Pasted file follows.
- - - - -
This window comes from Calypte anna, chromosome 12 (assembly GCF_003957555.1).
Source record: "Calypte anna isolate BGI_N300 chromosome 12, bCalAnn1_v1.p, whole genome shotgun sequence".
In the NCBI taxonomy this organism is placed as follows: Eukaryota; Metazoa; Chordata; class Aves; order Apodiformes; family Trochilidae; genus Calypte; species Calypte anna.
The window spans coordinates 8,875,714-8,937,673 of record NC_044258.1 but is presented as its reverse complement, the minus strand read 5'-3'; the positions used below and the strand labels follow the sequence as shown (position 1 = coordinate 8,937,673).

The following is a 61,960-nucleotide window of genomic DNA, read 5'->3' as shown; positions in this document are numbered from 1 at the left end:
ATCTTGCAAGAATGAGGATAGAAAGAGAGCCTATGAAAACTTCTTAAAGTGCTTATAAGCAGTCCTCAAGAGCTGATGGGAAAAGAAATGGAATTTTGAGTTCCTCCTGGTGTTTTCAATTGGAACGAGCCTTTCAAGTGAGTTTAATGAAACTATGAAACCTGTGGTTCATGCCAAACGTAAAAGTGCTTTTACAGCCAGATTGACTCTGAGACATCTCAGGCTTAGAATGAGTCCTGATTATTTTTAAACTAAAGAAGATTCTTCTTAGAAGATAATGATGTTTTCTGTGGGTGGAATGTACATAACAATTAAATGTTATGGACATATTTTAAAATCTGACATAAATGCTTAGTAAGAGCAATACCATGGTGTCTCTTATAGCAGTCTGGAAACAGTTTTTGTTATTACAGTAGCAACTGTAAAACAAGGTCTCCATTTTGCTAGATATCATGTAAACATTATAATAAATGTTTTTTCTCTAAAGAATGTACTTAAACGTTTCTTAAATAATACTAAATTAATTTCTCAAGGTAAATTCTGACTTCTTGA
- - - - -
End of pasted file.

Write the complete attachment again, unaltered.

This window comes from Calypte anna, chromosome 12 (assembly GCF_003957555.1).
Source record: "Calypte anna isolate BGI_N300 chromosome 12, bCalAnn1_v1.p, whole genome shotgun sequence".
In the NCBI taxonomy this organism is placed as follows: Eukaryota; Metazoa; Chordata; class Aves; order Apodiformes; family Trochilidae; genus Calypte; species Calypte anna.
The window spans coordinates 8,875,714-8,937,673 of record NC_044258.1 but is presented as its reverse complement, the minus strand read 5'-3'; the positions used below and the strand labels follow the sequence as shown (position 1 = coordinate 8,937,673).

The following is a 61,960-nucleotide window of genomic DNA, read 5'->3' as shown; positions in this document are numbered from 1 at the left end:
ATCTTGCAAGAATGAGGATAGAAAGAGAGCCTATGAAAACTTCTTAAAGTGCTTATAAGCAGTCCTCAAGAGCTGATGGGAAAAGAAATGGAATTTTGAGTTCCTCCTGGTGTTTTCAATTGGAACGAGCCTTTCAAGTGAGTTTAATGAAACTATGAAACCTGTGGTTCATGCCAAACGTAAAAGTGCTTTTACAGCCAGATTGACTCTGAGACATCTCAGGCTTAGAATGAGTCCTGATTATTTTTAAACTAAAGAAGATTCTTCTTAGAAGATAATGATGTTTTCTGTGGGTGGAATGTACATAACAATTAAATGTTATGGACATATTTTAAAATCTGACATAAATGCTTAGTAAGAGCAATACCATGGTGTCTCTTATAGCAGTCTGGAAACAGTTTTTGTTATTACAGTAGCAACTGTAAAACAAGGTCTCCATTTTGCTAGATATCATGTAAACATTATAATAAATGTTTTTTCTCTAAAGAATGTACTTAAACGTTTCTTAAATAATACTAAATTAATTTCTCAAGGTAAATTCTGACTTCTTGA